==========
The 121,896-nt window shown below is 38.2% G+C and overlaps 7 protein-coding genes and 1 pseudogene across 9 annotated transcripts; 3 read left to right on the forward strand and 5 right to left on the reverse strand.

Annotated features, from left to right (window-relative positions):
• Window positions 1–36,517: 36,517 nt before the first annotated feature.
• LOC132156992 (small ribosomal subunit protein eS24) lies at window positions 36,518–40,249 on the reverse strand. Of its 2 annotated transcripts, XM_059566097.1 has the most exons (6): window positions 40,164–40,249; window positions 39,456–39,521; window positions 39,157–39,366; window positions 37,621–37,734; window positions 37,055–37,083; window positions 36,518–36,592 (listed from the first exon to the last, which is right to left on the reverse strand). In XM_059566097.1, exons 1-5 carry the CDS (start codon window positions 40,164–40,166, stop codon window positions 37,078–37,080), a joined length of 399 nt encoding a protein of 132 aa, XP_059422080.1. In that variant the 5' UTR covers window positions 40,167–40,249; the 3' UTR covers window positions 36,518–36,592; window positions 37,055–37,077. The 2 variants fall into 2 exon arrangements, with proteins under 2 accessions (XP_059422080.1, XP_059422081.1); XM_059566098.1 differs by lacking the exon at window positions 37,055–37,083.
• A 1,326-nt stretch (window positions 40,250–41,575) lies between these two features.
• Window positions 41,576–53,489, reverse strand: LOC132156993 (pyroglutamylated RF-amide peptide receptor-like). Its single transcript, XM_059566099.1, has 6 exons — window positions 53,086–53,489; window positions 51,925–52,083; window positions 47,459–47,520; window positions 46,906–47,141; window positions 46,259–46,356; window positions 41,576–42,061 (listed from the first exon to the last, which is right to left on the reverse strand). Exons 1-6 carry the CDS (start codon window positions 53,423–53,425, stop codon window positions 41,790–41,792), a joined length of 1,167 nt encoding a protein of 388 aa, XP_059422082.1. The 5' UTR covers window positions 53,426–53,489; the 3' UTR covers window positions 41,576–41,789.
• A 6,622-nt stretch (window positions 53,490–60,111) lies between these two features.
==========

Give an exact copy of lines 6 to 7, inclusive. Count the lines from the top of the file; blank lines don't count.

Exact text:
• Window positions 41,576–53,489, reverse strand: LOC132156993 (pyroglutamylated RF-amide peptide receptor-like). Its single transcript, XM_059566099.1, has 6 exons — window positions 53,086–53,489; window positions 51,925–52,083; window positions 47,459–47,520; window positions 46,906–47,141; window positions 46,259–46,356; window positions 41,576–42,061 (listed from the first exon to the last, which is right to left on the reverse strand). Exons 1-6 carry the CDS (start codon window positions 53,423–53,425, stop codon window positions 41,790–41,792), a joined length of 1,167 nt encoding a protein of 388 aa, XP_059422082.1. The 5' UTR covers window positions 53,426–53,489; the 3' UTR covers window positions 41,576–41,789.
• A 6,622-nt stretch (window positions 53,490–60,111) lies between these two features.